Jazz review: Steve Tyrell in Newport Beach Summer Concert Series

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Steve Tyrell has one of the most gratifying Cinderella stories in present-day popular music. A recording industry veteran (in promotion and production), he sang privately for years. Then, a lone song placed in the 1991 film ‘Father of the Bride’ garnered enough interest that he was given three more on the sequel. Subsequent interest from Atlantic Records resulted in a well-received debut.

Nine albums later, Tyrell is one of the main contemporary purveyors of standards on the pop landscape. When Bill Clinton dances with his daughter, Chelsea, at her wedding to your recording of “The Way You Look Tonight,” you know you’re doing something right.

Tyrell headlined Friday night at the Hyatt Regency’s Infiniti Summer Concert Series in Newport Beach. In the gently sloping outdoor bowl with the darkened sky for a cover, the setting could hardly have been more conducive to the season and to romance. The sound was excellent; Tyrell and the band had presence throughout the area (the outdoors can devour sound) without being overly loud.

His assets were on full display, and though Tyrell doesn’t have lots of formal musical training, they’re not to be sneezed at. His voice, though small of range, has an endearing quality, and he hits the notes. His sound is warm, with an edge of fine-ground gravel. But Tyrell’s chief strengths are timing and phrasing that lags just a tad behind the beat. The bulk of his songs swing gently but firmly. The audience, mostly couples from their 20s to the 80s, was in his thrall as soon as Tyrell took the stage. At just shy of the Hyatt’s 1,100 capacity, he had a willing throng at his disposal. An engaging knack of imparting the stories behind the songs — and how his own history plays into them — marks Tyrell as a first-class salesman between numbers.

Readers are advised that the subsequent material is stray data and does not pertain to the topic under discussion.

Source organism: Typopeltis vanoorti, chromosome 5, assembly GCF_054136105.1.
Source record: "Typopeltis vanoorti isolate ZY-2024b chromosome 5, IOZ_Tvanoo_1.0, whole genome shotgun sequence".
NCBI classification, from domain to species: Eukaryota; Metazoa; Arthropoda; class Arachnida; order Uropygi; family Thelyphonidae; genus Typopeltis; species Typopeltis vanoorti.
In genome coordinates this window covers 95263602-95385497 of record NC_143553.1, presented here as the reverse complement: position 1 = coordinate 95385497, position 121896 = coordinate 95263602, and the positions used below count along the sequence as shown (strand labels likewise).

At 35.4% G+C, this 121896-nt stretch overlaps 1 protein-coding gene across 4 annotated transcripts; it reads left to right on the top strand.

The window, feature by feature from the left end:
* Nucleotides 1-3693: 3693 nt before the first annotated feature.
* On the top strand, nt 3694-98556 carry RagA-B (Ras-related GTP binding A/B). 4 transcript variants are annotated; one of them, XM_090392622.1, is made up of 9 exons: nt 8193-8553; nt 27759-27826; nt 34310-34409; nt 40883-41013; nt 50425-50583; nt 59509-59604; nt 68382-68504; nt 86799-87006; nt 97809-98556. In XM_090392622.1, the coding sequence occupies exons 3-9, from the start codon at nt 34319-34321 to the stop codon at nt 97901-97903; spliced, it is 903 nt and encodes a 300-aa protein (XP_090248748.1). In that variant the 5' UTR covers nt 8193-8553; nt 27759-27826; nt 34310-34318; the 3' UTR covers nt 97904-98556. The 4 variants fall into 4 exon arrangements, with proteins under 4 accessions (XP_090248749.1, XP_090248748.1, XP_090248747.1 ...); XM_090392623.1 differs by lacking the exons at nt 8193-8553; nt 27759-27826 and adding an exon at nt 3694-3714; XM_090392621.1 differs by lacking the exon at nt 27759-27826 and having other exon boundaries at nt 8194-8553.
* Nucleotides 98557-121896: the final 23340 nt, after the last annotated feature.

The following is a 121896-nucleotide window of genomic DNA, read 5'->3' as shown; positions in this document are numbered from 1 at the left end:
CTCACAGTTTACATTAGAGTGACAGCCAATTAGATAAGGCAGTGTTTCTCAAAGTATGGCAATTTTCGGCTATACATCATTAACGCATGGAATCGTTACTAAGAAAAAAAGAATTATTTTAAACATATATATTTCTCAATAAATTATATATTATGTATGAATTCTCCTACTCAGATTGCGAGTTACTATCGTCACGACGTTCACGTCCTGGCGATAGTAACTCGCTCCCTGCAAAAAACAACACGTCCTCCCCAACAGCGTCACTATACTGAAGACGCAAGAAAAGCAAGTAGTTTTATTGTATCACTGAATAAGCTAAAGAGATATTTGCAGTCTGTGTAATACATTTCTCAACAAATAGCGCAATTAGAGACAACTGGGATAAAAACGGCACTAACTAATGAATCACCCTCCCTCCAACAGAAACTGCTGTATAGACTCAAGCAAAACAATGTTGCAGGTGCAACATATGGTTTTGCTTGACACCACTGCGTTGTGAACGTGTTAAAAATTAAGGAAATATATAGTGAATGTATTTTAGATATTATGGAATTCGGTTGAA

His fans came to hear songs of love from an era when romance had a place in popular culture, deftly rendered by songwriters such as Ellington, Rodgers & Hart, Oscar Hammerstein, Arlen & Mercer, and Vernon Duke & Ira Gershwin. But Tyrell came to the Great American Songbook through his love of the great rhythm and blues singers. So Little Willie John’s “Talk to Me,” “At Last” by Etta James, and the Ray Charles version of “Come Rain or Come Shine” harmoniously rubbed shoulders with the gold-standard tunesmiths and their songs. Tyrell’s gentle Texas accent is invaluable on that material.

Musical director Jon Allen has expertly arranged Tyrell’s material in clever ways. “What a Little Moonlight Can Do” was given a light second-line beat, where drummer Kevin Denard peppers his drum kit accordingly. On the slow ballads, Allen’s keyboard synthesizer brushes in strings or horn approximations discreetly but effectively.

Tyrell is not shy about acknowledging his band, and with good reason: He has a crack and versatile septet. Pianist Quinn Johnson opened Fats Waller’s “Ain’t Misbehavin’ ” with a fine chorus of Waller piano interpolation. Scotty Barnhart’s cup-mute trumpet nodded in the direction of Ellingtonian Cootie Williams on “Don’t Get Around Much Anymore,” and Louis Armstrong on “Moonlight.” Guitarist Steve Cotter added tang and reedman Jeff Driskill a warm flute voice to “Talk to Me.” Bassist Lyman Medeiros took a deep-toned pizzicato break on “Come Rain or Come Shine.” Not to be outdone, Tyrell held a final note for two measures on a couple of tunes.

As it happened, it wasn’t until a late-set clutch of songs by his musical mentors — Burt Bacharach and Hal David — that Tyrell’s voice began to sound monochromatic. The tunes were introduced to the public consciousness by singers with more harmonic dimension than he can conjure. Still, by the time Tyrell got to “Always Something There to Remind Me,” the concert almost became a sing-along. His informal encore of “Georgia” gave license to all the would-be singers in the audience to joyfully cut loose and clap on the wrong beats.

Tyrell has clearly tapped into a powerful hunger for standard material and a demographic that can scarcely get enough of him. He sings those songs with love and respect — to the composers and to his audience.

The Hyatt Regency’s Infiniti Summer Concert Series continues through the end of September.

— Kirk Silsbee